Starring: The Spice Girls, Richard E. Grant, Claire Rushbrook
Director: Bob Spiers
Running Time: 92 mins
Spice World is a British film about the adventures of the world famous girl group in and around London in the days leading up to a big live concert at the Albert Hall.
This film isn’t meant to be an Oscar winner. It’s not meant to give you a proper insight into the day-to-day lives of the Spice Girls, and it’s definitely not meant to be taken seriously. So, in that light, you can have a lot of fun with Spice World, and, rather to my surprise, I really did. It’s not a good film by any means from a critical perspective, but it’s got the vibe of a throwaway, so-bad-it’s-good guilty pleasure that makes it infectiously enjoyable.
Spice World is basically made in the same vein as The Beatles’ A Hard Day’s Night. Is it as rebellious as that film? No. However, there are numerous occasions throughout Spice World where the fun takes over from the terrible excuse for a plot, and that’s when it feels most like A Hard Day’s Night, and, at times, even more fun.
Put simply, the comedy and hijinks that the girls get themselves into are often so surreal that you just can’t help but laugh your socks off. There are scenes in this film that are just randomly dropped in, and have absolutely no effect on the rest of the movie. Whether it be the odd daydream, Roger Moore playing Blofeld, or aliens meeting the Spice Girls (yes, ALIENS), there are moments here that are so bizarre that they’re absolutely hilarious, and that’s where a lot of the enjoyability comes from.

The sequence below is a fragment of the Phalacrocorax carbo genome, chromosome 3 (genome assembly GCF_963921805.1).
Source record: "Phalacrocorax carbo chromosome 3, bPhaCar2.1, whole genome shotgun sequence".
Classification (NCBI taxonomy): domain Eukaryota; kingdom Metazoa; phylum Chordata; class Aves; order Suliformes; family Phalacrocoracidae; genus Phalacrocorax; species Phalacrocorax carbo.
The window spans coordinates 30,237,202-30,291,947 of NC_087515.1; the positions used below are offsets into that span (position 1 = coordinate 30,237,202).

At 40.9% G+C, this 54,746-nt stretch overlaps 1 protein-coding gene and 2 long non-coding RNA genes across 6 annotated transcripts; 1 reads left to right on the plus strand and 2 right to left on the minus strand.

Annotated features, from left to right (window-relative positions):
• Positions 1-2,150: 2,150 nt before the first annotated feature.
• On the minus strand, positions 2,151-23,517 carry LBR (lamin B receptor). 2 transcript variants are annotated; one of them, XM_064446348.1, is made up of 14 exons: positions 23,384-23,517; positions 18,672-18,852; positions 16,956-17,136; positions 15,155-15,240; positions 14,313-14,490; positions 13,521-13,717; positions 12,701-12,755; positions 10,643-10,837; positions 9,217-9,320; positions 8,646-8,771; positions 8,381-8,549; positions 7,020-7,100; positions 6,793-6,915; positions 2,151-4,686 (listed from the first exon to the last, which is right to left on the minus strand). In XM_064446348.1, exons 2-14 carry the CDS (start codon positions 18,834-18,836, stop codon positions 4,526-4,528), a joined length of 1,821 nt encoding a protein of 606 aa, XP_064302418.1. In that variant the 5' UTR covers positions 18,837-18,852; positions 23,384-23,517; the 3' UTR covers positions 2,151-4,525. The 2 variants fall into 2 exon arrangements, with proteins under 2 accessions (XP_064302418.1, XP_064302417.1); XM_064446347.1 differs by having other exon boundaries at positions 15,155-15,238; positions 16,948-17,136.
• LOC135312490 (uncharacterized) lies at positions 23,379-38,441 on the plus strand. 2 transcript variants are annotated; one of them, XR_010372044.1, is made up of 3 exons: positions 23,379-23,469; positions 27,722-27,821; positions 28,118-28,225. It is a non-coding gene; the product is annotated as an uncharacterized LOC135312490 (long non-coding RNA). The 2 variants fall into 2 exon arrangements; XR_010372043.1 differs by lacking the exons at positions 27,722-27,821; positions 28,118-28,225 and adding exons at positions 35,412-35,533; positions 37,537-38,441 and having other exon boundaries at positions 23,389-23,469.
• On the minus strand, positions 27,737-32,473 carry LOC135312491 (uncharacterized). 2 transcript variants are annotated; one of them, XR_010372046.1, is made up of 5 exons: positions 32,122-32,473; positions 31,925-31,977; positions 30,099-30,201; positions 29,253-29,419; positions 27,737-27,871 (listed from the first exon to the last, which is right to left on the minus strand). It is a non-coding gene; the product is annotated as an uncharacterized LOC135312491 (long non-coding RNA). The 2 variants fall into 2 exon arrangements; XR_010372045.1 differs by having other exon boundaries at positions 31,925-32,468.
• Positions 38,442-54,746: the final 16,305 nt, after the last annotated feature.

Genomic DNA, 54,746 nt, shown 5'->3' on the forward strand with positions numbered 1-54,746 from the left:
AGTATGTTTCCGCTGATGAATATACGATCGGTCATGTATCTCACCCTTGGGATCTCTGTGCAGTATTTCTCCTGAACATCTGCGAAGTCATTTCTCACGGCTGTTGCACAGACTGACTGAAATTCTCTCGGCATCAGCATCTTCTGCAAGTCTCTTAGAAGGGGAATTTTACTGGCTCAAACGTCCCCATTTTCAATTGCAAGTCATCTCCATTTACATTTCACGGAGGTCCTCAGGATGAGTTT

And whilst a lot of the laughs I got out of this film were from how bad it was, there is an element of self-referential humour here. When directly intended to take the mick out of itself, it’s generally not that funny, but the fact that you have that sort of humour in this film shows that they didn’t want this to be taken too seriously. It’s definitely far worse than intended, but at least it’s a sort of funny bad movie, not one that tried hard to be good and came out just dull.
Moving onto some of the proper negatives now, and the main issue that I do have with Spice World is the writing. There seems to be some sort of a plot that strings the random events together, but it’s completely impossible to follow, and in the end insanely convoluted, whilst the dialogue is generally pretty poor (not helped by the fact that the Spice Girls aren’t the world’s greatest actors, although better than I expected).
Overall, I enjoyed Spice World. That doesn’t mean it’s a good film, because it certainly isn’t, but as so-bad-it’s good movies go, this is definitely one of the better ones, and that’s why it gets a 5.3 from me.